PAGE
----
Oppenheimer’s opinions may reveal more about his personal outlook on modern education than about the value of technology in schools. Though he objects to this characterization, he clearly yearns to return to the education system of an idealized yesteryear. In one technology-heavy school, the only class Oppenheimer enjoys has a teacher lecturing to orderly rows of silent students, heads bent down and taking notes. He lauds aspects of project-based learning, but maligns it when it involves the use of technology.

For example, Oppenheimer admires traditional textbook-based research projects and “leafing methodically through a solid book,” but dismisses Internet-based research projects as lacking intellectual content. Material on the worldwide web, he claims, is often difficult to find, low in quality, and not easily understood by students. Furthermore, Oppenheimer complains that few of the PowerPoint presentations students design in lieu of more traditional paper-based reports show any depth or creativity. Where computers have failed, Oppenheimer hopes homespun projects featuring (among other things) knitting, pinecones, and homemade crayons will save the day.

Oppenheimer’s antipathy toward modern pedagogy is further reflected in the few uses of technology he finds effective. His vision for “how learning can be saved” boils down to using computers as supplemental tools in support of traditional, teacher-led classroom activities.

For example, he advocates a “one computer per classroom” approach, in which teachers carefully guide groups of students through software programs. While this approach has some benefits in keeping kids on task, Oppenheimer seems to support it primarily because it moves the teacher back to center stage and eliminates the inherent messiness of allowing students some measure of control over their own learning. Because he rejects the notion of a student-centered, collaborative pedagogy, Oppenheimer necessarily also rejects the use of technology to support such learning.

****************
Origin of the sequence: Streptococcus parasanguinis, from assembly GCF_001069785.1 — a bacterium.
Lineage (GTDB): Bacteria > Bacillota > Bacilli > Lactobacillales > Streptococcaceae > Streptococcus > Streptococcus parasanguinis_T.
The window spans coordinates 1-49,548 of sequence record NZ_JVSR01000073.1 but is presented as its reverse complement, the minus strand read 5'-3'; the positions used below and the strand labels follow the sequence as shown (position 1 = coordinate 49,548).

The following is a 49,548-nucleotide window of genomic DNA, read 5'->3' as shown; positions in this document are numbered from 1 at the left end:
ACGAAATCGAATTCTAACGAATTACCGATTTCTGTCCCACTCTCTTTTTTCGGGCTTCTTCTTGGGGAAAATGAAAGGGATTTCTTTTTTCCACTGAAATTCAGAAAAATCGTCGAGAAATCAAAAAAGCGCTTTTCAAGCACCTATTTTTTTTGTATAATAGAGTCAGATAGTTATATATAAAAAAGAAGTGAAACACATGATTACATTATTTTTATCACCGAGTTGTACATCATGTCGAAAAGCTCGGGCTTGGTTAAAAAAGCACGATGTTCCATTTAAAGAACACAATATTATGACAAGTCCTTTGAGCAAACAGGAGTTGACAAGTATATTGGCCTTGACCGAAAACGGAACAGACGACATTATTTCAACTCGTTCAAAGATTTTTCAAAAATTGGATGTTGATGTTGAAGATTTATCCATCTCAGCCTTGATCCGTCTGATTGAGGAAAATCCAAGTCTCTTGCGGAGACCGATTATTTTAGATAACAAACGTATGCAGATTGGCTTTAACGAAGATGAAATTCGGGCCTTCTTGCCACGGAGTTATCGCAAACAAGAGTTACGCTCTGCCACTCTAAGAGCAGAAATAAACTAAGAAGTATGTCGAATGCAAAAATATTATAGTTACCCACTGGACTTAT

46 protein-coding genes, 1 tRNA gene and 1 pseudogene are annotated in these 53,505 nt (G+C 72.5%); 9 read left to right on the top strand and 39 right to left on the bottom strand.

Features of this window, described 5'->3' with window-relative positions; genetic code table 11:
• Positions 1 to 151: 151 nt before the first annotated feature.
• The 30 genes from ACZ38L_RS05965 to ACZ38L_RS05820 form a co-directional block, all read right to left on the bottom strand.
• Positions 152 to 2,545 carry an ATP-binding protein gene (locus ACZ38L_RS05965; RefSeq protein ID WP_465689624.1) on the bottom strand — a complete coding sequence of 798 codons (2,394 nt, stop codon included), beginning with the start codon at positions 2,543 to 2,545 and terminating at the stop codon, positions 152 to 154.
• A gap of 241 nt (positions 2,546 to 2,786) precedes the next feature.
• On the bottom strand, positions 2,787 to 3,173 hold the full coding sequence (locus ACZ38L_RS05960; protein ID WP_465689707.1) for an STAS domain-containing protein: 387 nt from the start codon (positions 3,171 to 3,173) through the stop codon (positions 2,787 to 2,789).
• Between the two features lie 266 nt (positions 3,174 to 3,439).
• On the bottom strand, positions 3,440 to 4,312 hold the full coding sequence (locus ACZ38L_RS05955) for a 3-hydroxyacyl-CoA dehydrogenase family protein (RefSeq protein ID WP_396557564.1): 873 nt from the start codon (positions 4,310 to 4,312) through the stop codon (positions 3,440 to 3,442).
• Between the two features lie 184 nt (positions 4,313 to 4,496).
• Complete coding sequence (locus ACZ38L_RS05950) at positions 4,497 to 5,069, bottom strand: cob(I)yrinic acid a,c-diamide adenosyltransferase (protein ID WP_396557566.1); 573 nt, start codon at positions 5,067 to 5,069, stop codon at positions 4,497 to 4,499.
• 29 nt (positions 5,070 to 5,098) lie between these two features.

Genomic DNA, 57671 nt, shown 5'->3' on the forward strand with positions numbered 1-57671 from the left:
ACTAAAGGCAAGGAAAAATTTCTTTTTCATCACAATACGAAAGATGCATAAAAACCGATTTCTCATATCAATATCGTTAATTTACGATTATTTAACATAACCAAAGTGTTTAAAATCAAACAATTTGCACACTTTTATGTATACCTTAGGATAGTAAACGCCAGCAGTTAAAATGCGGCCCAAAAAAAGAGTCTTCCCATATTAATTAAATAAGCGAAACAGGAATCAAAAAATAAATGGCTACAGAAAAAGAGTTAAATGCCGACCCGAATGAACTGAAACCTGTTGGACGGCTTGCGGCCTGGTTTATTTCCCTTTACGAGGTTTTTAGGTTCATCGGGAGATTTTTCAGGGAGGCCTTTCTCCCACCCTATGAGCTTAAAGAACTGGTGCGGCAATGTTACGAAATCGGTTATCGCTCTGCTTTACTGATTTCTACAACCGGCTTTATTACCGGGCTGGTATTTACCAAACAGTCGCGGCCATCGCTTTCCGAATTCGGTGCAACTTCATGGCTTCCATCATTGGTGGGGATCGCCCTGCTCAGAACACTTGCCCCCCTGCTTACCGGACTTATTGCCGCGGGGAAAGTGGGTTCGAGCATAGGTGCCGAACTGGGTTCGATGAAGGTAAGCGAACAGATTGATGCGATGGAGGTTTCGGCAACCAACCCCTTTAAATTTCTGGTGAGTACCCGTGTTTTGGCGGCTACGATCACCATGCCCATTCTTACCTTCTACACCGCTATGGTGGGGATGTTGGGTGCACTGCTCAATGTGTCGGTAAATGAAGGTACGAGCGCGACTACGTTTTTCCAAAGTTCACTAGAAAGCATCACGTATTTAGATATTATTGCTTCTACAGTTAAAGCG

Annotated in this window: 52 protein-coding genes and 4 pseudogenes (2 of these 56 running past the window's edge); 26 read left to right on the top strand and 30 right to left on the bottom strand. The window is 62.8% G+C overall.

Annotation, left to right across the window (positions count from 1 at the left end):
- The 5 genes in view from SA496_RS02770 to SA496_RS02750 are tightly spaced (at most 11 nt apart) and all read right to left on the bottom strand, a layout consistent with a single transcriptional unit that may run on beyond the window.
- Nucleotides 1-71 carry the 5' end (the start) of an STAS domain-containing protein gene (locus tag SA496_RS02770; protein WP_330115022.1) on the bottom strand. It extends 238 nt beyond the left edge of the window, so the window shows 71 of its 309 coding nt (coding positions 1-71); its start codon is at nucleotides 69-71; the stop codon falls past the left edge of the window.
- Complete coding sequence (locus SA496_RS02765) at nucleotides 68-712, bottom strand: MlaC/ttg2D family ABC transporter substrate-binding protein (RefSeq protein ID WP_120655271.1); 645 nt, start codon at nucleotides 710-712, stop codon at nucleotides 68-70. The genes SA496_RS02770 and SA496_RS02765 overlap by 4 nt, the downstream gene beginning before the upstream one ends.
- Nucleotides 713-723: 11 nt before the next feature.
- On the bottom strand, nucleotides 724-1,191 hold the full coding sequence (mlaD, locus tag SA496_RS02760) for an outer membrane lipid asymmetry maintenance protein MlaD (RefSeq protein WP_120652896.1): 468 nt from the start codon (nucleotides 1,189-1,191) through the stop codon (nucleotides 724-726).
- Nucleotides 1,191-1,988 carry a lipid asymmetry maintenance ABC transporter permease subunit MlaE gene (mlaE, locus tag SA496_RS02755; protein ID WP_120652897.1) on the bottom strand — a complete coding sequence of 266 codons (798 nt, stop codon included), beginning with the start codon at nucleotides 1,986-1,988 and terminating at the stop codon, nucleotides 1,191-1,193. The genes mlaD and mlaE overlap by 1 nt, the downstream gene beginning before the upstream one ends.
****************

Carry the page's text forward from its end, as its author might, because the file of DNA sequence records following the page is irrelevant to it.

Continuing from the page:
While Oppenheimer’s complaints about the poor quality of most software and computer-supported curricula are on target, it is difficult to place the blame on technology. When describing computer-based projects that are inventive and motivating, Oppenheimer is quick to point out that similar projects could be done without computers. But when discussing poor curriculum, he links low quality directly to technology. He can’t have it both ways. If good curriculum is good, with or without technology, the same must be true of bad curriculum.

Most day-to-day activities in regular classrooms are no more or less inspired than their technology-supported counterparts. The reality of public schooling in the United States is that it has always had to aim at the middle. In trying to help most students learn pretty well most of the time, outstanding curriculum is going to be the exception rather than the rule. The promise of educational technology, as yet unfilled, is that such exceptions can become the norm.

-Brian Nelson is a doctoral student and instructor in the Technology in Education program at the Harvard Graduate School of Education.